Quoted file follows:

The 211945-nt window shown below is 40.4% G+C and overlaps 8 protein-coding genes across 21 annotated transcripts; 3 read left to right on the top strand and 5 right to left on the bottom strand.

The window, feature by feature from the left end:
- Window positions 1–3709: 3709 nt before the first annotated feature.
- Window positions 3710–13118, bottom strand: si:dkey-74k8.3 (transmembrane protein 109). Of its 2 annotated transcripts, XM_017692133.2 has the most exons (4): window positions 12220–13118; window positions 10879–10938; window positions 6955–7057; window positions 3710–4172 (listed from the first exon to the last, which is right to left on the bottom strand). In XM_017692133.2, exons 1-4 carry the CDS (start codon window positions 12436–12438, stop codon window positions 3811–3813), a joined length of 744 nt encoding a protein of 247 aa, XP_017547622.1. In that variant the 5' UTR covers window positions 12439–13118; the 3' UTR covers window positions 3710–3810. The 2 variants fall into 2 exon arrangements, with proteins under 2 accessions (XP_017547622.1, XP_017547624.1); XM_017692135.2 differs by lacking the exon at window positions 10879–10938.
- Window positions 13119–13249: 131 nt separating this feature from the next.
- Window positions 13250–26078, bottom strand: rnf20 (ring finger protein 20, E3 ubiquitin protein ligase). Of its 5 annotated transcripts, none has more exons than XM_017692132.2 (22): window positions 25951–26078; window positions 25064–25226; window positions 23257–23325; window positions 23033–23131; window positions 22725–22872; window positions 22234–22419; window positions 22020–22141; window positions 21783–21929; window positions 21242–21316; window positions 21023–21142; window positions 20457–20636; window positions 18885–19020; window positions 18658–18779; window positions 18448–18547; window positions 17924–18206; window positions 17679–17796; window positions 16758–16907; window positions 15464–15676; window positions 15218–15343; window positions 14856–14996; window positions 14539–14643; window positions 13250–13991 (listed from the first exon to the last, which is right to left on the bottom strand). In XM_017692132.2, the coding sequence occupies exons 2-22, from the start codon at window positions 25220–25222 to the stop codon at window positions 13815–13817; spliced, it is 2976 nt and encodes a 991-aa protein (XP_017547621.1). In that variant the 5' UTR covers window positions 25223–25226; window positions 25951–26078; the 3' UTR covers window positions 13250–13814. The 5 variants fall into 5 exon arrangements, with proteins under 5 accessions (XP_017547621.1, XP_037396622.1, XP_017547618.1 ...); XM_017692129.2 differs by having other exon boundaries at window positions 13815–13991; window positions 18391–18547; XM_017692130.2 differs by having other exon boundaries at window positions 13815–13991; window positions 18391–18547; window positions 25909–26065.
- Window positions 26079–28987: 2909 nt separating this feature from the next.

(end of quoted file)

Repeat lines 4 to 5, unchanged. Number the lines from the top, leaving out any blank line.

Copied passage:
- Window positions 3710–13118, bottom strand: si:dkey-74k8.3 (transmembrane protein 109). Of its 2 annotated transcripts, XM_017692133.2 has the most exons (4): window positions 12220–13118; window positions 10879–10938; window positions 6955–7057; window positions 3710–4172 (listed from the first exon to the last, which is right to left on the bottom strand). In XM_017692133.2, exons 1-4 carry the CDS (start codon window positions 12436–12438, stop codon window positions 3811–3813), a joined length of 744 nt encoding a protein of 247 aa, XP_017547622.1. In that variant the 5' UTR covers window positions 12439–13118; the 3' UTR covers window positions 3710–3810. The 2 variants fall into 2 exon arrangements, with proteins under 2 accessions (XP_017547622.1, XP_017547624.1); XM_017692135.2 differs by lacking the exon at window positions 10879–10938.
- Window positions 13119–13249: 131 nt separating this feature from the next.